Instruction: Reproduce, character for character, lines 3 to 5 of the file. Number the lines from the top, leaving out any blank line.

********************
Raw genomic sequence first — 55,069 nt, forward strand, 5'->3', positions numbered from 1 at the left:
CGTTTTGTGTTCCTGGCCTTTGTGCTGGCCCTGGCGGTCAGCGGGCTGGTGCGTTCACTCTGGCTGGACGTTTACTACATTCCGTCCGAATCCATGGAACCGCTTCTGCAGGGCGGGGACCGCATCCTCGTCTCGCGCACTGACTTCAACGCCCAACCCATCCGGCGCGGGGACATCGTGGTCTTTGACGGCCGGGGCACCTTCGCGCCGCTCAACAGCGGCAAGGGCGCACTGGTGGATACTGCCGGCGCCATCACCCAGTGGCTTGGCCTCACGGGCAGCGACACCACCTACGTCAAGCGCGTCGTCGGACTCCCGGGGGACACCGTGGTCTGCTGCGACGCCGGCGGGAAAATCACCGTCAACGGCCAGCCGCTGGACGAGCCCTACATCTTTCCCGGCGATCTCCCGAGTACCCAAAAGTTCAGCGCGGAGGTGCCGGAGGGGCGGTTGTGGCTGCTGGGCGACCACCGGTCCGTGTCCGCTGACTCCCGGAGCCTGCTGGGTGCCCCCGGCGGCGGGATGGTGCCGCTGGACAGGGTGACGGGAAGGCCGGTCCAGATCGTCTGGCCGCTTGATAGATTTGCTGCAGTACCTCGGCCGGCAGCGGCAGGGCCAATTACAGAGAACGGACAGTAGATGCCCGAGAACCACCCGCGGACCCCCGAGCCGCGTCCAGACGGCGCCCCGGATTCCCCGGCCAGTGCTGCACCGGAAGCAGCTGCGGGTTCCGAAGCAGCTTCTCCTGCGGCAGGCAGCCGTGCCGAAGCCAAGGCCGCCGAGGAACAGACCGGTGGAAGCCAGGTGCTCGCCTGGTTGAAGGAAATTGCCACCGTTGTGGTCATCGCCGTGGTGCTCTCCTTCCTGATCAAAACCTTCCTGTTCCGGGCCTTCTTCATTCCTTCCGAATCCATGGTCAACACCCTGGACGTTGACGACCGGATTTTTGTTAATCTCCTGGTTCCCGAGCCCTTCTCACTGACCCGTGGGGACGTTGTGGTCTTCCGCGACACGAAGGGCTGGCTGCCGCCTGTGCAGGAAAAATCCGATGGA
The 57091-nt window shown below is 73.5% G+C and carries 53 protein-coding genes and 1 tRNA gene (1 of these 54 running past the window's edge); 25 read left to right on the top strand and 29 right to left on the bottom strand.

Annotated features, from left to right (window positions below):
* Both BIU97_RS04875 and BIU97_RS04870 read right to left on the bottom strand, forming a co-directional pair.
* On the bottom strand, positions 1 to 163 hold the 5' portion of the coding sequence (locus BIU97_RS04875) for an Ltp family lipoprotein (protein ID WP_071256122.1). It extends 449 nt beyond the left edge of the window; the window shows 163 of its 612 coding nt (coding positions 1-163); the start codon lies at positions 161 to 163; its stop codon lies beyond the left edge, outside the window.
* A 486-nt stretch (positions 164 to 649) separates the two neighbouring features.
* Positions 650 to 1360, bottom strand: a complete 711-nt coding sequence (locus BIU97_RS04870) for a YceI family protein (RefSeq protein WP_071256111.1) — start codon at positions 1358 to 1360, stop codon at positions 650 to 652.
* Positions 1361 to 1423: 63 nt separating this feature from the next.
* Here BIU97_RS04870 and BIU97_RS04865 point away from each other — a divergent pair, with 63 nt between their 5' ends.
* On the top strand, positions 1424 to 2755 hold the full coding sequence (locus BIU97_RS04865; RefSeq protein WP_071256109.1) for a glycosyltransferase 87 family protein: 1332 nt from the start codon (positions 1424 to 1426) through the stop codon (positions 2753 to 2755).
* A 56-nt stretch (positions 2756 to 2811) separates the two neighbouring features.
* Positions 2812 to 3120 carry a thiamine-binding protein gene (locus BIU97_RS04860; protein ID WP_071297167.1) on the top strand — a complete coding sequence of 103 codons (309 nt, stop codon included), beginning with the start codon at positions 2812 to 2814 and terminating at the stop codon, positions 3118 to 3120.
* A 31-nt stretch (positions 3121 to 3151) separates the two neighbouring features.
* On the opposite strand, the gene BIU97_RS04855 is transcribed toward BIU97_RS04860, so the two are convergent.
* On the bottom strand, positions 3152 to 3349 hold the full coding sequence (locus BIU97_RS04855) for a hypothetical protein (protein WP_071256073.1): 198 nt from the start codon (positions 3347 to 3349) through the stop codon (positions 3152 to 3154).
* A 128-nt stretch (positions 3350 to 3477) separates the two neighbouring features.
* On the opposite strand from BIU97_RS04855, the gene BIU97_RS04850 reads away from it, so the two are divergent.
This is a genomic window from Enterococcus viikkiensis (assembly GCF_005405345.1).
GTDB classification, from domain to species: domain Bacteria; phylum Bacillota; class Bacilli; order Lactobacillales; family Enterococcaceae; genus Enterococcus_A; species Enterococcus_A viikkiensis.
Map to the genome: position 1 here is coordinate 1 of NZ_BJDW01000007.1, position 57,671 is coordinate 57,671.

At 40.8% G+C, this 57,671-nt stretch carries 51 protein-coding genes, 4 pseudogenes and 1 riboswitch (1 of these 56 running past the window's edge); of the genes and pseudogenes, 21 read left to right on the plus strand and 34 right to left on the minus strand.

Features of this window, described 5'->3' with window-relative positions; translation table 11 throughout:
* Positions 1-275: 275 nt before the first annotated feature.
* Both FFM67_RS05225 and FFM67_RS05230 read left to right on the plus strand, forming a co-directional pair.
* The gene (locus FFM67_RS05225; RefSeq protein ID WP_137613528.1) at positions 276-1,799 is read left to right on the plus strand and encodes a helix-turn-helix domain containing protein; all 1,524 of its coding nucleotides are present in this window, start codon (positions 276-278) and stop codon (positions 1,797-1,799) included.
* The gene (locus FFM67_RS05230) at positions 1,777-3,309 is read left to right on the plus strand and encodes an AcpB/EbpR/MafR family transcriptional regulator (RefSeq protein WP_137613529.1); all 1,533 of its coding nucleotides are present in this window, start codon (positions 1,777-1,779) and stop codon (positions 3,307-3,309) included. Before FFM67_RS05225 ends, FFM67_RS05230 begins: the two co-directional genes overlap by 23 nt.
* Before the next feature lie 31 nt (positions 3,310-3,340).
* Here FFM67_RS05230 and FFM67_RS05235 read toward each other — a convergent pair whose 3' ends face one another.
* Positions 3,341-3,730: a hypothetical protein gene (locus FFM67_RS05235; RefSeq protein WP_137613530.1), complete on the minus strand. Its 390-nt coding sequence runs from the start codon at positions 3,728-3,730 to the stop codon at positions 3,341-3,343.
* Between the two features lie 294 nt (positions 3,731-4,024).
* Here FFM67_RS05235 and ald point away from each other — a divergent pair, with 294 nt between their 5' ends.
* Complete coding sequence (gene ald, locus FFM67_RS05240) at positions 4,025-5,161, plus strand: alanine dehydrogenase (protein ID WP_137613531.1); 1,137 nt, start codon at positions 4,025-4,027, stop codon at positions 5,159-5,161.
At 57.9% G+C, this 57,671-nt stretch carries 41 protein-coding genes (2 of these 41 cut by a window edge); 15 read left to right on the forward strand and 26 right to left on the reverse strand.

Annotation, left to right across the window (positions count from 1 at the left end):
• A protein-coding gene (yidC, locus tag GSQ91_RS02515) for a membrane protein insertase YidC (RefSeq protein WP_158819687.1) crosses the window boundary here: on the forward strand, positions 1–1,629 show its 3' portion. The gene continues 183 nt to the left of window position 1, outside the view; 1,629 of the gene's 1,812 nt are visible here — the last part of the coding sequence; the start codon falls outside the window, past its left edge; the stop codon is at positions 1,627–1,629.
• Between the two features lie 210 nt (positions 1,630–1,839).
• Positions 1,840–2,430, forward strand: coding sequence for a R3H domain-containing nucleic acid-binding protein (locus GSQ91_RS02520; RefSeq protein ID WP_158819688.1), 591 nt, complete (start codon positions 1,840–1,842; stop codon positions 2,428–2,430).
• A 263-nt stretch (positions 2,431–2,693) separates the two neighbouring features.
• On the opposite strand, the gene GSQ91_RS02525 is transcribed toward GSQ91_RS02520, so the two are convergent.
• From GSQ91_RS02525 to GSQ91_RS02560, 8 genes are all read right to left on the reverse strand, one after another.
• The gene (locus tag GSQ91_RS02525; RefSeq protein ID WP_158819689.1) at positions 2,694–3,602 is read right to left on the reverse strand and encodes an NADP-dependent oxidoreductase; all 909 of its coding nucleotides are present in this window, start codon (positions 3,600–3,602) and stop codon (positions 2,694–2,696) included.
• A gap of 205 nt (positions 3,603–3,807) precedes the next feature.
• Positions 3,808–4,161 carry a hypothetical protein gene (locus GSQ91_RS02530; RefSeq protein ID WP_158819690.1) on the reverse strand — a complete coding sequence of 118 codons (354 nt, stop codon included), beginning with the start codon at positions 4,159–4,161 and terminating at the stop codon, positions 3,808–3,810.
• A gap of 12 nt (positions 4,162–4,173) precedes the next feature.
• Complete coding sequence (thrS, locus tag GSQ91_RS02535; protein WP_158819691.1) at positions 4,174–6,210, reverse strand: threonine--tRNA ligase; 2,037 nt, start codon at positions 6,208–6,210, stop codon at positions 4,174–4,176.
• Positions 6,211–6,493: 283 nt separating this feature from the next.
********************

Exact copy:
The 57091-nt window shown below is 73.5% G+C and carries 53 protein-coding genes and 1 tRNA gene (1 of these 54 running past the window's edge); 25 read left to right on the top strand and 29 right to left on the bottom strand.

Annotated features, from left to right (window positions below):
* Both BIU97_RS04875 and BIU97_RS04870 read right to left on the bottom strand, forming a co-directional pair.